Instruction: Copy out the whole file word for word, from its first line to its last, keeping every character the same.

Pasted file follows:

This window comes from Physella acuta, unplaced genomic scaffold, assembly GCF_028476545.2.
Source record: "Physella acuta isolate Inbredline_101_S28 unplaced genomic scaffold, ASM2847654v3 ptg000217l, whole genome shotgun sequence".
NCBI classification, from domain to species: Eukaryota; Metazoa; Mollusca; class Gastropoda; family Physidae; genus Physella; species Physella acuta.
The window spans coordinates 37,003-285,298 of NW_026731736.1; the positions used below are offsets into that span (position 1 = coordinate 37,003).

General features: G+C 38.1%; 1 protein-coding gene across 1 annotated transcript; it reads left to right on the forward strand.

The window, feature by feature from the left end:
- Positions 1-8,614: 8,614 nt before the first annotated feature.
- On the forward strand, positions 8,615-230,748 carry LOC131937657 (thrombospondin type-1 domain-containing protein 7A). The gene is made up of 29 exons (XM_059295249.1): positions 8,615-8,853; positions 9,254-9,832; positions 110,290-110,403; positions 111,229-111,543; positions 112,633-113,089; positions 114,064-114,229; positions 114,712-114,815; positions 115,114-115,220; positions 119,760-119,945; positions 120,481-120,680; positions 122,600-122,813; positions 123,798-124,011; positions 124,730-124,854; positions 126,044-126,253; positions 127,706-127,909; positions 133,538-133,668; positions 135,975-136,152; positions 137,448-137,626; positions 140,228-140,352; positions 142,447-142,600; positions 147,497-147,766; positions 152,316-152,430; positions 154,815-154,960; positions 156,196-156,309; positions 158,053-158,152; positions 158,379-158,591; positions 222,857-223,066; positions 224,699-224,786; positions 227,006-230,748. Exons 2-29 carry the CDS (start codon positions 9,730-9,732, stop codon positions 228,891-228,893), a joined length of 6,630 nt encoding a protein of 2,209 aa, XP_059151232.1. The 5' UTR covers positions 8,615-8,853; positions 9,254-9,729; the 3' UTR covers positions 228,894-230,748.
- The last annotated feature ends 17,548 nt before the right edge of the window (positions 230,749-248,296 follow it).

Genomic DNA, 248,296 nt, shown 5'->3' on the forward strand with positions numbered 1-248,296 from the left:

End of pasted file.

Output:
This window comes from Physella acuta, unplaced genomic scaffold, assembly GCF_028476545.2.
Source record: "Physella acuta isolate Inbredline_101_S28 unplaced genomic scaffold, ASM2847654v3 ptg000217l, whole genome shotgun sequence".
NCBI classification, from domain to species: Eukaryota; Metazoa; Mollusca; class Gastropoda; family Physidae; genus Physella; species Physella acuta.
The window spans coordinates 37,003-285,298 of NW_026731736.1; the positions used below are offsets into that span (position 1 = coordinate 37,003).

General features: G+C 38.1%; 1 protein-coding gene across 1 annotated transcript; it reads left to right on the forward strand.

The window, feature by feature from the left end:
- Positions 1-8,614: 8,614 nt before the first annotated feature.
- On the forward strand, positions 8,615-230,748 carry LOC131937657 (thrombospondin type-1 domain-containing protein 7A). The gene is made up of 29 exons (XM_059295249.1): positions 8,615-8,853; positions 9,254-9,832; positions 110,290-110,403; positions 111,229-111,543; positions 112,633-113,089; positions 114,064-114,229; positions 114,712-114,815; positions 115,114-115,220; positions 119,760-119,945; positions 120,481-120,680; positions 122,600-122,813; positions 123,798-124,011; positions 124,730-124,854; positions 126,044-126,253; positions 127,706-127,909; positions 133,538-133,668; positions 135,975-136,152; positions 137,448-137,626; positions 140,228-140,352; positions 142,447-142,600; positions 147,497-147,766; positions 152,316-152,430; positions 154,815-154,960; positions 156,196-156,309; positions 158,053-158,152; positions 158,379-158,591; positions 222,857-223,066; positions 224,699-224,786; positions 227,006-230,748. Exons 2-29 carry the CDS (start codon positions 9,730-9,732, stop codon positions 228,891-228,893), a joined length of 6,630 nt encoding a protein of 2,209 aa, XP_059151232.1. The 5' UTR covers positions 8,615-8,853; positions 9,254-9,729; the 3' UTR covers positions 228,894-230,748.
- The last annotated feature ends 17,548 nt before the right edge of the window (positions 230,749-248,296 follow it).

Genomic DNA, 248,296 nt, shown 5'->3' on the forward strand with positions numbered 1-248,296 from the left: